I'm not sure if this has a practical application at all (aside from the fact that I am lazy. you know "christopher" has 11 characters, and I want to type 1), but is it possible to alias a username on Linux? (So I could, for example, ssh [email protected] as opposed to ssh [email protected].)

I currently use Ubuntu as my primary machine, but if it is possible in any of the distro's, I'd like to know.

  • 3
    Are you only interested in a shorter ssh command, or do you want this more generally?
    – Daniel Beck
    Dec 13, 2011 at 18:28

3 Answers 3


Create a file named ~/.ssh/config and put this in there:

Host h
User christopher
HostName my.domain.top

Now you only have to type ssh h and it does the same thing!

You can also use a wildcard:

Host *
User christopher
  • 7
    If you do define it with Host * it should be done at the end of the configuration file, so other more specific settings can take precedence.
    – Zoredache
    Dec 13, 2011 at 23:02

You could create a second user, c, with the same UID. From here:

The UID is the actual information that the operating system uses to identify the user; usernames are provided merely as a convenience for humans. If two users are assigned the same UID , UNIX views them as the same user, even if they have different usernames and passwords. Two users with the same UID can freely read and delete each other's files and can kill each other's programs. Giving two users the same UID is almost always a bad idea; we'll discuss a few exceptions in the next section.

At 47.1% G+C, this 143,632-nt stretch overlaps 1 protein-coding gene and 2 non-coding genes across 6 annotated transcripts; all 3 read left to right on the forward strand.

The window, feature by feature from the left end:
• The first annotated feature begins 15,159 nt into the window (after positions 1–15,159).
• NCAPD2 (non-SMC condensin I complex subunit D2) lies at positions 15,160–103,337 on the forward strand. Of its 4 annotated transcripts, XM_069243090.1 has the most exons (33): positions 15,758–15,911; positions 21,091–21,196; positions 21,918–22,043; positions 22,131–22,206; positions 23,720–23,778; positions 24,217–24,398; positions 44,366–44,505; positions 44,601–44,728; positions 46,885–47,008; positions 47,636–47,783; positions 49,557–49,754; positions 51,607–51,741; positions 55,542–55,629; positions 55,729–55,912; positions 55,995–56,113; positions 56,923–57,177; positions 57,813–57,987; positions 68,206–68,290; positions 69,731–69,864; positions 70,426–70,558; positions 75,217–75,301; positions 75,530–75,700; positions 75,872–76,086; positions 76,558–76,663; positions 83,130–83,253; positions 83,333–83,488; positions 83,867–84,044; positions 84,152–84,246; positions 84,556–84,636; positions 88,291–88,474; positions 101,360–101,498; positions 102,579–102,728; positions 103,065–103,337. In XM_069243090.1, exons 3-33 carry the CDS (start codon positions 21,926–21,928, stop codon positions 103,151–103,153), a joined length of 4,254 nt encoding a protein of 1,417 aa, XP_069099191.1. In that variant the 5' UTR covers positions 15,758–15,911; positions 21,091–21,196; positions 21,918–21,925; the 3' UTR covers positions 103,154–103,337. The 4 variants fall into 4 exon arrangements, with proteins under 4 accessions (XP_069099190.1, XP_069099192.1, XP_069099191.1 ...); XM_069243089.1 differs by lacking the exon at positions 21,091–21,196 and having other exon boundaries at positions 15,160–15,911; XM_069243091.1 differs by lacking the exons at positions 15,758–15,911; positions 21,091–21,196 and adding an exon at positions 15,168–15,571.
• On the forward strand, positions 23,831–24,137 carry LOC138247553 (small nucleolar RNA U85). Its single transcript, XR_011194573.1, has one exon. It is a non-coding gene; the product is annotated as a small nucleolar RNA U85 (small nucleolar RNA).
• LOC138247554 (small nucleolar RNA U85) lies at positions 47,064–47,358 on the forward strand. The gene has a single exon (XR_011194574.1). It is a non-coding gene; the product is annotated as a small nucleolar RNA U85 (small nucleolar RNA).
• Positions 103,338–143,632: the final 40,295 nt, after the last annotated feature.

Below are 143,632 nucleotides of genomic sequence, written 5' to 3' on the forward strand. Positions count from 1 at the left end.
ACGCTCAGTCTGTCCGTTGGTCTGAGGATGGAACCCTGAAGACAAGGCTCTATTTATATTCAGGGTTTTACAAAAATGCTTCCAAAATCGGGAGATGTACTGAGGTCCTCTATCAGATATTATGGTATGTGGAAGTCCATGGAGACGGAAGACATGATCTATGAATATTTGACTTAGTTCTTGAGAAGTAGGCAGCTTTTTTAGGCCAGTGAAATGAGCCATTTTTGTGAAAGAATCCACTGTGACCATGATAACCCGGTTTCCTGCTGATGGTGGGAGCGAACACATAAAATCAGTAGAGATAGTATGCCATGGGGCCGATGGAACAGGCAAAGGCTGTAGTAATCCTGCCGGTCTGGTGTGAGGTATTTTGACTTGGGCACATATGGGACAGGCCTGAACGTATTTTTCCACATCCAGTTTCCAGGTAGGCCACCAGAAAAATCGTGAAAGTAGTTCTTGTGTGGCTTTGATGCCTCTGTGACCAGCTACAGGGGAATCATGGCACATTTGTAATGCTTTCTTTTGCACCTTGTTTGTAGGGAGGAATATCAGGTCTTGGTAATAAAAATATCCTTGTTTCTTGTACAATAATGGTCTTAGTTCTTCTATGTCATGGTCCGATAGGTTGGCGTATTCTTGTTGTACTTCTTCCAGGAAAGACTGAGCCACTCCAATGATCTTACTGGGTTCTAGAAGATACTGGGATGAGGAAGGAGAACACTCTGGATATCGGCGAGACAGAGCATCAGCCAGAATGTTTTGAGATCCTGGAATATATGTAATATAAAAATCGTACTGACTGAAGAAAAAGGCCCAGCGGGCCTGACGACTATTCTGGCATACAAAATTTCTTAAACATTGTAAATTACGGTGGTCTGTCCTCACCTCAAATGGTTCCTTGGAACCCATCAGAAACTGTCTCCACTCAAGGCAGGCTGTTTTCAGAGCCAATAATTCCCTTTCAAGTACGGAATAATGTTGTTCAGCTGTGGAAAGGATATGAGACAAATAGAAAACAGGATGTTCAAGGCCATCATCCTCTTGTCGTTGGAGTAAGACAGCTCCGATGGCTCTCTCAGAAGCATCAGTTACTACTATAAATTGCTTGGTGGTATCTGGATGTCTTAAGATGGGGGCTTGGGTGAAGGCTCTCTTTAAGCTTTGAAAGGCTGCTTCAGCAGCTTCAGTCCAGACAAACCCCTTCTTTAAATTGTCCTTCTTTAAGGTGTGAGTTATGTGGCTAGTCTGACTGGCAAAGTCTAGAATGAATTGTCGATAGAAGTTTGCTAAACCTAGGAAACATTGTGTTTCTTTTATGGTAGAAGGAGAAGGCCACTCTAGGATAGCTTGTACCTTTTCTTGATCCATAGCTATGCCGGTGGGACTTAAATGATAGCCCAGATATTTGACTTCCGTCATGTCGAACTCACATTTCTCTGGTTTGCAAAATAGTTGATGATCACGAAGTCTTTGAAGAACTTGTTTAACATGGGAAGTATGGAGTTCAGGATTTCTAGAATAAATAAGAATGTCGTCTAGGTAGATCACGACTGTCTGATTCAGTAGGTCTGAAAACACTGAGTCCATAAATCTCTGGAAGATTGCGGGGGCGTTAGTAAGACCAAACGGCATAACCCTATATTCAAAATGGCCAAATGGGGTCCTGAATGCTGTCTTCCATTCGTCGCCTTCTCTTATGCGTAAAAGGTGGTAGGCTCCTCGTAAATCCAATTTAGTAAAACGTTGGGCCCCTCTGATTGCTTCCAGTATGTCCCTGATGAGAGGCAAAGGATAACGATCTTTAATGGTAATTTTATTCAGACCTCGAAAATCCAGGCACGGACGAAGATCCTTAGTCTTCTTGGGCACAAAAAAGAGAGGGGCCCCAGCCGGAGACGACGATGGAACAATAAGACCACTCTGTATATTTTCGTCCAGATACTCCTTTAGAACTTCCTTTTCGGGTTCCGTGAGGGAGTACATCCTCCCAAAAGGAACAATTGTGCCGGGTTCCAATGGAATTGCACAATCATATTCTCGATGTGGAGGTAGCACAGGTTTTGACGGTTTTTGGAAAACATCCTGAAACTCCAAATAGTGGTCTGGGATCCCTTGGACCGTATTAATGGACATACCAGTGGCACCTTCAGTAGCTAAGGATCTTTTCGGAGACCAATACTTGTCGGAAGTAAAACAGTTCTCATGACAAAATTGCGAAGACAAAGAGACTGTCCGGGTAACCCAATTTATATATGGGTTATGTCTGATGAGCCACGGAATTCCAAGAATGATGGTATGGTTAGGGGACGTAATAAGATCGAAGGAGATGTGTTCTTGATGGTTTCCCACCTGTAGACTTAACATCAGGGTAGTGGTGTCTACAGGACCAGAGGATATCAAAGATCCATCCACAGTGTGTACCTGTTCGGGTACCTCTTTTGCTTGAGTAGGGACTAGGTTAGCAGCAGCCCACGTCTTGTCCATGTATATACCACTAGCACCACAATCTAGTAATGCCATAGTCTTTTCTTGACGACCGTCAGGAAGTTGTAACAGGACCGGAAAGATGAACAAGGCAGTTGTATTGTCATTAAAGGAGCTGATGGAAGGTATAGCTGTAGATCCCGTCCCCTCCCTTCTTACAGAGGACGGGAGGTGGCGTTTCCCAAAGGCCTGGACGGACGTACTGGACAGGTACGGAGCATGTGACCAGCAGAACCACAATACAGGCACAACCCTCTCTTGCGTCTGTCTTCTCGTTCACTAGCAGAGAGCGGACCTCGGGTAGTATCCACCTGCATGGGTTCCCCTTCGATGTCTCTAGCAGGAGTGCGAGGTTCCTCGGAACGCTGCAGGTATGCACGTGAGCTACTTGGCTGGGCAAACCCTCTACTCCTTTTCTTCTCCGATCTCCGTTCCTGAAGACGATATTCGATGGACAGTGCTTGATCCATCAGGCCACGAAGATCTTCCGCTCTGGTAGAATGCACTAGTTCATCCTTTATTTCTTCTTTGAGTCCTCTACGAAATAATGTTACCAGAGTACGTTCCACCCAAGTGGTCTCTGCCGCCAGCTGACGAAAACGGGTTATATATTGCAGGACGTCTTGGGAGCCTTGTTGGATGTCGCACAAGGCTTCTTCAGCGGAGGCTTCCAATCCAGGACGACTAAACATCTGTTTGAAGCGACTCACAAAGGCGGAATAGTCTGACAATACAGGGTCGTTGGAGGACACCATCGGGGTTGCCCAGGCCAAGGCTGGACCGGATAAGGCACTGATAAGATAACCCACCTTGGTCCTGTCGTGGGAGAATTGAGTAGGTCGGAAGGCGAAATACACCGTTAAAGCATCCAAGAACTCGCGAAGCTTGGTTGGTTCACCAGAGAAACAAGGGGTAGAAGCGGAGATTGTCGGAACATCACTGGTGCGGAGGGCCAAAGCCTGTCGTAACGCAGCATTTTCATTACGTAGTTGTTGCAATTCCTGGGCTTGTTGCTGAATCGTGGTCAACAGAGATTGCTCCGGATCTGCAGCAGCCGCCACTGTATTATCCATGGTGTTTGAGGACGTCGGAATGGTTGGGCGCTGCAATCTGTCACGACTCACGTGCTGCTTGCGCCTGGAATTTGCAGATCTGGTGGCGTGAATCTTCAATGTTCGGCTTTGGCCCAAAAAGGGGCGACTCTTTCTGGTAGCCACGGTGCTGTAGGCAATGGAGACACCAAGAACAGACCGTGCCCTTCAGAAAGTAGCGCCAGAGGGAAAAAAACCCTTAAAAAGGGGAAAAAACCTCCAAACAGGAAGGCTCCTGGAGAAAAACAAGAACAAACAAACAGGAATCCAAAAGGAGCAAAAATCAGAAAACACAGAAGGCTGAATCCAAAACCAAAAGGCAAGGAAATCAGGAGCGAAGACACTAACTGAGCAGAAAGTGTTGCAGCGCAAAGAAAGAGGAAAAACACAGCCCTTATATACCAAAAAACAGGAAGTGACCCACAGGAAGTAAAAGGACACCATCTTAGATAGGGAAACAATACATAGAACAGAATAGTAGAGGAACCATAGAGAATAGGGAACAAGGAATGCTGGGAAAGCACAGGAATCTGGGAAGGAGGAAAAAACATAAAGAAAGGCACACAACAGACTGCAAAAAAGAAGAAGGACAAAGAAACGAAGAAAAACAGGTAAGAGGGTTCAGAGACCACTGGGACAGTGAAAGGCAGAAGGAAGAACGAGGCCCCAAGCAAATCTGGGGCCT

Chapter 4.1.2 explains when it might be useful. This is not one of the suggested use cases though!

  • An exception is: when you have multiple people with access to a system account, including the superuser, and you want to track their activities via the audit trail.
    – Pro Backup
    Jan 28 at 22:04

For the ssh specific case: if your username is the same on both machines you can omit the username completely.

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